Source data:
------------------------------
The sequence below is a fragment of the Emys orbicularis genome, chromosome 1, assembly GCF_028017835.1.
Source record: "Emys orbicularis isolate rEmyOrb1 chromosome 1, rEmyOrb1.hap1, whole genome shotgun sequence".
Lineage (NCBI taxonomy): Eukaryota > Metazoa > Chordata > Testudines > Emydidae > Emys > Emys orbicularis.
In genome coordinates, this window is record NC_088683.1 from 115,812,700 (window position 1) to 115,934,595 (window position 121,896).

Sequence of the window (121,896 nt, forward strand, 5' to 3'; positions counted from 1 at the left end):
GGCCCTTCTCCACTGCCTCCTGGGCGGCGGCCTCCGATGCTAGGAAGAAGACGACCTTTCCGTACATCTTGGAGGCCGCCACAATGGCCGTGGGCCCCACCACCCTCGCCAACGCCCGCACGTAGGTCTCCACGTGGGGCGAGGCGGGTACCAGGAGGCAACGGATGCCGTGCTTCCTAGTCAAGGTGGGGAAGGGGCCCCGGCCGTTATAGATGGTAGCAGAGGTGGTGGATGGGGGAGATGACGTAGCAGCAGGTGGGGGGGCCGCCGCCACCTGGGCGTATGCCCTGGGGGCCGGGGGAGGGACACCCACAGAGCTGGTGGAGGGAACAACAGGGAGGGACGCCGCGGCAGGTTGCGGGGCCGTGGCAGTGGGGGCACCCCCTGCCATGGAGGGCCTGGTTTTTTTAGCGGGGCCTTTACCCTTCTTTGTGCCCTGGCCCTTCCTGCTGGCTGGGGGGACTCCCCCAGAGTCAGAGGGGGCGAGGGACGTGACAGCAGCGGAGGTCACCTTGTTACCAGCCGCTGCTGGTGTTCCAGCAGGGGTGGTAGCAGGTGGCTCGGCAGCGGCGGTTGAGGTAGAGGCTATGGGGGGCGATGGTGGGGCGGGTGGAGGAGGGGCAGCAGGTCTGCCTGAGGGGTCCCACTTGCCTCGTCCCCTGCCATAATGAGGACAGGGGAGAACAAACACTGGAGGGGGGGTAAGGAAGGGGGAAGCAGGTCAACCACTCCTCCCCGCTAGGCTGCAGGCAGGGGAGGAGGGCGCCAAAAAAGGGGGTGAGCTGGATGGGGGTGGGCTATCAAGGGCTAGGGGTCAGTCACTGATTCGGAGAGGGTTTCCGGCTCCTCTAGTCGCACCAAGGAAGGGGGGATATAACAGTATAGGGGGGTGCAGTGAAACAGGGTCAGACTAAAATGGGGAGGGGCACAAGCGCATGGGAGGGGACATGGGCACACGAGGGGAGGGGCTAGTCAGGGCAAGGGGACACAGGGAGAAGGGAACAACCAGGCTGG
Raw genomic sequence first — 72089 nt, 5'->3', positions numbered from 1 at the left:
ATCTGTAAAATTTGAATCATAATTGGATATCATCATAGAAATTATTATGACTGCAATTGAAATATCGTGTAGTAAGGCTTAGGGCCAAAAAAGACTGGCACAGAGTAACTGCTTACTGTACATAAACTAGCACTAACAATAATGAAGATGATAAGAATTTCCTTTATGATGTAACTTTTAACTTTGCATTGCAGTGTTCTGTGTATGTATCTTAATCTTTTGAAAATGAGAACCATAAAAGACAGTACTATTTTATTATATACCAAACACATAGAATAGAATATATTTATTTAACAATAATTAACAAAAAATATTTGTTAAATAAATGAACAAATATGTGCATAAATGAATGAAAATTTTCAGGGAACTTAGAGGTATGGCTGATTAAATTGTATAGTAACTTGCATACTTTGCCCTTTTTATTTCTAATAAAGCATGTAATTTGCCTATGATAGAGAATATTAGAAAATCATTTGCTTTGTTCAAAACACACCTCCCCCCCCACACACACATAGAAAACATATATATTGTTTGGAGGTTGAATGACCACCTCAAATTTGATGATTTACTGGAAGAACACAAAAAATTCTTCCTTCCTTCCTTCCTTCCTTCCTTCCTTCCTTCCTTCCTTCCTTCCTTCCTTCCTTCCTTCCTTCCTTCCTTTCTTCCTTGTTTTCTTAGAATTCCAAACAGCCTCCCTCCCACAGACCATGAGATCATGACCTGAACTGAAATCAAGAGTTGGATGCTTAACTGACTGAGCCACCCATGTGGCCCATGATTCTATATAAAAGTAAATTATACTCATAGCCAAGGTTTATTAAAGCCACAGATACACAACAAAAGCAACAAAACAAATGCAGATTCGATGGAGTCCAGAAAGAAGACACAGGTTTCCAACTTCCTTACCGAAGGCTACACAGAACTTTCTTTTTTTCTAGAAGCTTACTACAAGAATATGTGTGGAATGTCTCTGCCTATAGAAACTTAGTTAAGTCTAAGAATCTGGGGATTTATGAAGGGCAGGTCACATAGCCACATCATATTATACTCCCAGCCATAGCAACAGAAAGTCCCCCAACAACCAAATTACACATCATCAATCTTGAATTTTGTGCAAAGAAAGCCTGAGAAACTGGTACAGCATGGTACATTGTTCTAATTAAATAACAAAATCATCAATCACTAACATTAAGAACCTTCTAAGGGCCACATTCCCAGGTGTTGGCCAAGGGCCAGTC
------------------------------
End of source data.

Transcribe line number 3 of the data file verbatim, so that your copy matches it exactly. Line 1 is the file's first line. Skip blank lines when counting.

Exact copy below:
Lineage (NCBI taxonomy): Eukaryota > Metazoa > Chordata > Testudines > Emydidae > Emys > Emys orbicularis.